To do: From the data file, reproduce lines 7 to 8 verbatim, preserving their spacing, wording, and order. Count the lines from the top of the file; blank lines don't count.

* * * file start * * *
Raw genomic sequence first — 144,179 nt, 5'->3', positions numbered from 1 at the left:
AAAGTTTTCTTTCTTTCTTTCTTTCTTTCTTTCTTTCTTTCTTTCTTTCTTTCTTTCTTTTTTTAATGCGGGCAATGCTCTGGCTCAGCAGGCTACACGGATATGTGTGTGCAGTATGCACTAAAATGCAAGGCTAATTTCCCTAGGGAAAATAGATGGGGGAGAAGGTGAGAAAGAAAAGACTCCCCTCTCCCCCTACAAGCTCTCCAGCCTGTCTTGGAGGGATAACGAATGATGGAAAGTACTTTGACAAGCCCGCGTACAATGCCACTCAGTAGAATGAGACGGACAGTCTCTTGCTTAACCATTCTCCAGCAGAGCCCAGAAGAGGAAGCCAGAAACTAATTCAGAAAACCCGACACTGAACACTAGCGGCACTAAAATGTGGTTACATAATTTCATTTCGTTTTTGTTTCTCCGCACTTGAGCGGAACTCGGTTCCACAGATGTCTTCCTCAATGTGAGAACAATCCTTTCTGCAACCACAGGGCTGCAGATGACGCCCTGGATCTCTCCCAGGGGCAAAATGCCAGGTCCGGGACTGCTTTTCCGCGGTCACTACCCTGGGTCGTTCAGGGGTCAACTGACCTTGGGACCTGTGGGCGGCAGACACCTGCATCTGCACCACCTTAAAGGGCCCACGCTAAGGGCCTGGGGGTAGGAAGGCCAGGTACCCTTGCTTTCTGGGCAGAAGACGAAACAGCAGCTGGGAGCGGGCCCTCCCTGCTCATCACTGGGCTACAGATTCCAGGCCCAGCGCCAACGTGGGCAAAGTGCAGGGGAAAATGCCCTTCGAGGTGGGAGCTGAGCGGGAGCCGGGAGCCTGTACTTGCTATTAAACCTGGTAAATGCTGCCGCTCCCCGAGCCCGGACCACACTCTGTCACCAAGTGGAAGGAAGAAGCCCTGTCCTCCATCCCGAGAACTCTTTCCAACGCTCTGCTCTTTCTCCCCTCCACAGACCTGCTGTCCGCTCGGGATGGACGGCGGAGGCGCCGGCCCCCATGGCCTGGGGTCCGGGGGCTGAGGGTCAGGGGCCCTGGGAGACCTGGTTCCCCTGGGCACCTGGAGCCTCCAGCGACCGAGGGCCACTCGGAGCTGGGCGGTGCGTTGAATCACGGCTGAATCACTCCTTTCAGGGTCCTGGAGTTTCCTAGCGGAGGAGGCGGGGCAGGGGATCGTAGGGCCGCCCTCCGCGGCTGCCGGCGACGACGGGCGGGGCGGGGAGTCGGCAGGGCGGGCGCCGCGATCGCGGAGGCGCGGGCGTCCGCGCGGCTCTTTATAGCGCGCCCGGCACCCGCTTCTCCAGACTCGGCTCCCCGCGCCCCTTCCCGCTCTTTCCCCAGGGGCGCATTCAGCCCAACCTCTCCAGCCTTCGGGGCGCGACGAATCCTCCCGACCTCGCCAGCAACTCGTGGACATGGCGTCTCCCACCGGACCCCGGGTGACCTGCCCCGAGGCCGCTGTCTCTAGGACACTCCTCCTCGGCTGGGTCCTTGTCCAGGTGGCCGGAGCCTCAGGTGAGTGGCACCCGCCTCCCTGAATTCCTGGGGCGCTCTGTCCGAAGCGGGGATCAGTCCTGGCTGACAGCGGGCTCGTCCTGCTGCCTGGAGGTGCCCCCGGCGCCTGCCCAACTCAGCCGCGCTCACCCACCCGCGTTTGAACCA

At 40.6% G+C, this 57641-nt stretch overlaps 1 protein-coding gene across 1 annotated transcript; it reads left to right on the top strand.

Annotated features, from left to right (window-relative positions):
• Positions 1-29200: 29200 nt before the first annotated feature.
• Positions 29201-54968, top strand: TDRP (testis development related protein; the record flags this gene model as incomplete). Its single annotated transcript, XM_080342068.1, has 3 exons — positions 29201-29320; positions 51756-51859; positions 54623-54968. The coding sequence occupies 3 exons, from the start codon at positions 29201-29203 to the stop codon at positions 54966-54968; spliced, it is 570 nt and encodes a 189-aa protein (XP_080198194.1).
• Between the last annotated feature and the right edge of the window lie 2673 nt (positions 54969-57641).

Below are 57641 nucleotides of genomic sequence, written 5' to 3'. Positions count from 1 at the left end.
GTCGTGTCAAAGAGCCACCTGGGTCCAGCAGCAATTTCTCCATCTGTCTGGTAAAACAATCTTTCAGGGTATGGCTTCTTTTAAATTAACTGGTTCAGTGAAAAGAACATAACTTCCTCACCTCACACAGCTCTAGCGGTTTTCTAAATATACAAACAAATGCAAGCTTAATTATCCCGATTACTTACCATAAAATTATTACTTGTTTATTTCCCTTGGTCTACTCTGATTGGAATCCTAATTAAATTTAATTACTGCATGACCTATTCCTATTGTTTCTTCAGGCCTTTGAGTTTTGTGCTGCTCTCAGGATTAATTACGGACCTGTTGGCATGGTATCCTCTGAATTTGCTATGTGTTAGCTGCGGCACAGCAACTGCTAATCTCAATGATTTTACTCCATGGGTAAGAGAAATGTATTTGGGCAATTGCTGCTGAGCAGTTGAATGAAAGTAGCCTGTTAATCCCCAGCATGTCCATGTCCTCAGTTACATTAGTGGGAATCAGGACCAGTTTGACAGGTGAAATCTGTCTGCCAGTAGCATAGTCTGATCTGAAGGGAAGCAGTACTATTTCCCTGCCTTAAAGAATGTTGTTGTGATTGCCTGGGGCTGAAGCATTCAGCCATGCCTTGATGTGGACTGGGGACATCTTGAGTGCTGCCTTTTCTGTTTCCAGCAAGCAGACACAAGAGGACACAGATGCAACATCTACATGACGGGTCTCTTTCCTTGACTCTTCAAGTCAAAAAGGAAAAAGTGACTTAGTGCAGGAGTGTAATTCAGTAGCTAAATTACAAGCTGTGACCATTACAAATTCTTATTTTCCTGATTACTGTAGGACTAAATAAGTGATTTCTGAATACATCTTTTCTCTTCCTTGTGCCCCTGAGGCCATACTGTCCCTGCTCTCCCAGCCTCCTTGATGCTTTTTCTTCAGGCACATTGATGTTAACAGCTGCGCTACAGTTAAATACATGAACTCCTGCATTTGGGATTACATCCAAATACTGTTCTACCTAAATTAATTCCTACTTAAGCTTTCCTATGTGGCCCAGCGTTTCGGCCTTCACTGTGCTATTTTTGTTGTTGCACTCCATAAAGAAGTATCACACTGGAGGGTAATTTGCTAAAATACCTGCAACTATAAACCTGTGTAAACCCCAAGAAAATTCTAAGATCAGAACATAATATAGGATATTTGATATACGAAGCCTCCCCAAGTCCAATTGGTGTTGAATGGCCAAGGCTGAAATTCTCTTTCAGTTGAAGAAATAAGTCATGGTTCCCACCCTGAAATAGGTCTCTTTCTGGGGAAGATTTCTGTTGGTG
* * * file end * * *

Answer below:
• Between the last annotated feature and the right edge of the window lie 2673 nt (positions 54969-57641).

Below are 57641 nucleotides of genomic sequence, written 5' to 3'. Positions count from 1 at the left end.